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How do you handle iterative funding based on lifecycle stage?

  • 1.  How do you handle iterative funding based on lifecycle stage?

    Posted 08-19-2016 04:39 PM

    We are changing our lifecycle model to approve funding by lifecycle stage (initiation, plan/analyze/design,build/test/deploy/transition.  Is anyone else doing something similar and how are you handling budgets, actuals and metrics?  We want to be able to track estimate accuracy based on stage as well as overall project. Thoughts?

  • 2.  Re: How do you handle iterative funding based on lifecycle stage?

    Posted 09-09-2016 04:45 PM

    We approve our funding in two stages generally: Planning Stage, then Executing to Closing. Here's how we do it:


    1. During the initiation of a project we have our users create two cost plans, one that represents the total overall project cost (this becomes the first plan of record) and the other that represents what they need ONLY for the Planning Stage. The Planning stage cost plan must use a specific prefix in the cost plan code field (we use "PLN") to identify it. This is a training issue, mostly, but we don't have too many problems with compliance.
    2. When a project is approved to start the Planning Stage plan is submitted and approved as the first budget plan. (You have to temporarily change the Planning plan to the plan of record to do this, then change it back to the total cost plan afterwards.) So as an example the total project cost might be $1M, coming from the cost plan of record, but the "approved" cost is only $50K which is indicated in the budget plan.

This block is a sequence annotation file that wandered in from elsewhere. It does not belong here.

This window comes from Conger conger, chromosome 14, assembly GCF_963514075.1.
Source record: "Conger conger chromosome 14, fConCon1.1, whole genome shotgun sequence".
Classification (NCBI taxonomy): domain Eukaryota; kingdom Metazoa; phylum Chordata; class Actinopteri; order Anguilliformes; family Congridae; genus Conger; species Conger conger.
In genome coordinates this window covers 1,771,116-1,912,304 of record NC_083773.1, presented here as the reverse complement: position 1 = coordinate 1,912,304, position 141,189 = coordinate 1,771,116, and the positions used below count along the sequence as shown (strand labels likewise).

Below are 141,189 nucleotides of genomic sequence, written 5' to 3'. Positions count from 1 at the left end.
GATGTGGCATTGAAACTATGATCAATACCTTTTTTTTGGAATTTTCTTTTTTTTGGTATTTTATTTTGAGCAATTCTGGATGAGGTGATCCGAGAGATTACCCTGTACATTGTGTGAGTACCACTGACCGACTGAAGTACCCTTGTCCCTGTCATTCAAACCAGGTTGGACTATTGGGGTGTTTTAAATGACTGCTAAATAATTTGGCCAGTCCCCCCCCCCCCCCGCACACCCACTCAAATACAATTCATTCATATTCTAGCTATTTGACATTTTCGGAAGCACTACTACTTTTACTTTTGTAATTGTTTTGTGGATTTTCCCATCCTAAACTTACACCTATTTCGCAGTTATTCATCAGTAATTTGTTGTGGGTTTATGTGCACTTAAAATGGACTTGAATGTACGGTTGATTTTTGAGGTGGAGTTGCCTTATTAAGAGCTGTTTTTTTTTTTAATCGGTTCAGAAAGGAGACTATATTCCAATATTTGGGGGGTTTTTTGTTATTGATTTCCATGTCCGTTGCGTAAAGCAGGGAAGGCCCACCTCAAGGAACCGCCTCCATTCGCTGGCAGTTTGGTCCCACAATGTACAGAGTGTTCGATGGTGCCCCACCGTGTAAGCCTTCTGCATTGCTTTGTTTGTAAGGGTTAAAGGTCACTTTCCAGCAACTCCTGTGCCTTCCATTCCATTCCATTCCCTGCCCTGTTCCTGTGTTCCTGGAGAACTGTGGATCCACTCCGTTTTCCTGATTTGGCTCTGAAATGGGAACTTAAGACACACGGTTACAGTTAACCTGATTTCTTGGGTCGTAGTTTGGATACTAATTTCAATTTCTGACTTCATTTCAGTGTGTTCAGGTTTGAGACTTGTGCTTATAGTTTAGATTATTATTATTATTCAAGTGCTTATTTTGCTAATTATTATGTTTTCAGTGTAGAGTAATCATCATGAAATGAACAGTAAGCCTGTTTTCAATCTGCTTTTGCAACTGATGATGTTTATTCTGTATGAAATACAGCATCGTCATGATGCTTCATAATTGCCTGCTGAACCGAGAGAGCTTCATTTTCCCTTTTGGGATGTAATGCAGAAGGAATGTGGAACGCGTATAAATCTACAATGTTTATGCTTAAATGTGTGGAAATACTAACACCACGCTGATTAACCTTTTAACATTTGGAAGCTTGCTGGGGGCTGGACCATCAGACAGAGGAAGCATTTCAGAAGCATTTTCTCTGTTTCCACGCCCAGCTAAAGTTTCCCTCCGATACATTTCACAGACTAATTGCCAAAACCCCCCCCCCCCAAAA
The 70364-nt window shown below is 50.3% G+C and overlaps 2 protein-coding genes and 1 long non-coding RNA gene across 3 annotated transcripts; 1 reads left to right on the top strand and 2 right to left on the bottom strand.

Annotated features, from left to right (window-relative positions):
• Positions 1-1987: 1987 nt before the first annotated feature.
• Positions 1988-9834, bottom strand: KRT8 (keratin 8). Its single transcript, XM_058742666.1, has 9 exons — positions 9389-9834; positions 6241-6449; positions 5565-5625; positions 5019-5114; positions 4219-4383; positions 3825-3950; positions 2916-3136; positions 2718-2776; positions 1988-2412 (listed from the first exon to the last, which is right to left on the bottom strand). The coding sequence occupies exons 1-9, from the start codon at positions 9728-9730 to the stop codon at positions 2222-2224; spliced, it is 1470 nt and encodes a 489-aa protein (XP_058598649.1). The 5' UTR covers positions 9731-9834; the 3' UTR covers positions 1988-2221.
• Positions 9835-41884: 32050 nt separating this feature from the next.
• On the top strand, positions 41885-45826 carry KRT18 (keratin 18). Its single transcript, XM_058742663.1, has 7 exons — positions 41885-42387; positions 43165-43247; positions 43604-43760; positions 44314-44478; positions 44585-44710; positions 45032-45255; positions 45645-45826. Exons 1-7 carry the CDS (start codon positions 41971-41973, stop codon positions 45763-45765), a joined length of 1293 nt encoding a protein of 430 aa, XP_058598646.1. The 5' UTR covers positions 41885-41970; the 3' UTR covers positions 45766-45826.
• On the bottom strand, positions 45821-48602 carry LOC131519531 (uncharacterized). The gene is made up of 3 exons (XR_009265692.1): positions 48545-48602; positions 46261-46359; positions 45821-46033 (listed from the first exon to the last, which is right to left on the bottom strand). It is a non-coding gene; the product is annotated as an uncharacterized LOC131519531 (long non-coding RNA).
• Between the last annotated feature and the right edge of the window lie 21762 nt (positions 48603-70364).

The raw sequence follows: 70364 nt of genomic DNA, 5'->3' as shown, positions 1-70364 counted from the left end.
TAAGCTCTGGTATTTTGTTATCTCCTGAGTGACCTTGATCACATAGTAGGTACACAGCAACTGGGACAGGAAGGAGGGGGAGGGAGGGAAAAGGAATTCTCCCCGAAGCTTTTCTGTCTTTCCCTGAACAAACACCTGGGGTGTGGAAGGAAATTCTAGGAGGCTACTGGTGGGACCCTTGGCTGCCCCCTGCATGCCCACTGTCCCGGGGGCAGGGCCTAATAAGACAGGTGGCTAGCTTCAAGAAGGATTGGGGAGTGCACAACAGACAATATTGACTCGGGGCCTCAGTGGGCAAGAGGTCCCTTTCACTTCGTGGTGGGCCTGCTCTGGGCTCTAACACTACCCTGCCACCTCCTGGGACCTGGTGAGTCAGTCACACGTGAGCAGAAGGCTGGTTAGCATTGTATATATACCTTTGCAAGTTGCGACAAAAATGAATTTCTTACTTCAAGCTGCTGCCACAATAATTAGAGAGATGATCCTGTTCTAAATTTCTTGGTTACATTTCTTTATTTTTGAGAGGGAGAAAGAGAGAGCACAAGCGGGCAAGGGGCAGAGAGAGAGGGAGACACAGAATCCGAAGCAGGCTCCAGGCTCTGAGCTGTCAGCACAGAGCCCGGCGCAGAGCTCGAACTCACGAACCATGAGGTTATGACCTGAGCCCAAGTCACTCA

3. When the project nears the end of the Planning Stage the project manager creates a new cost plan of record and revises it to show the latest version of total project costs. This will tell us how much money they will need to have approved to finish the remainder of the project.
      Cost plan of record minus budget plan of record equals remaining funds to be approved
    4. When the project is approved to start Executing we approve that latest cost plan as the new budget plan which essentially "releases" the remaining funds and the entire project budget is now approved.
    5. We handle change requests in a similar manner. When a change request is submitted that has a cost implication the project manager creates one cost plan that represents JUST the change amount and another cost plan that shows what the total project costs would be AFTER the change request is approved. This second plan is approved as the new budget plan when the change request is approved.


    We use queries behind the scenes to slice and dice our cost data stored in cost plans so that we can extract the metrics that we need: budgeted cost, approved cost, remaining cost, etc.


    For accuracy reporting we decided not to hold the project managers to the original cost estimates done during the Initiating stage, since this is really prior to real scoping and requirements gathering. We do hold them to the costs that were approved at the time the project entered the Executing Stage. I added a custom attribute yes/no field to the cost plans that allows us to flag which cost plan represented the cost plan at this particular stage gate. Yes, it's POSSIBLE for people to go back and change the cost plans after the fact but our users don't really know about this flag field and don't edit it themselves. We haven't had a problem. So once a project has completed we can go back and compare their final cost plan to the cost plan flagged as their "Executing" plan.


    I hope this helps!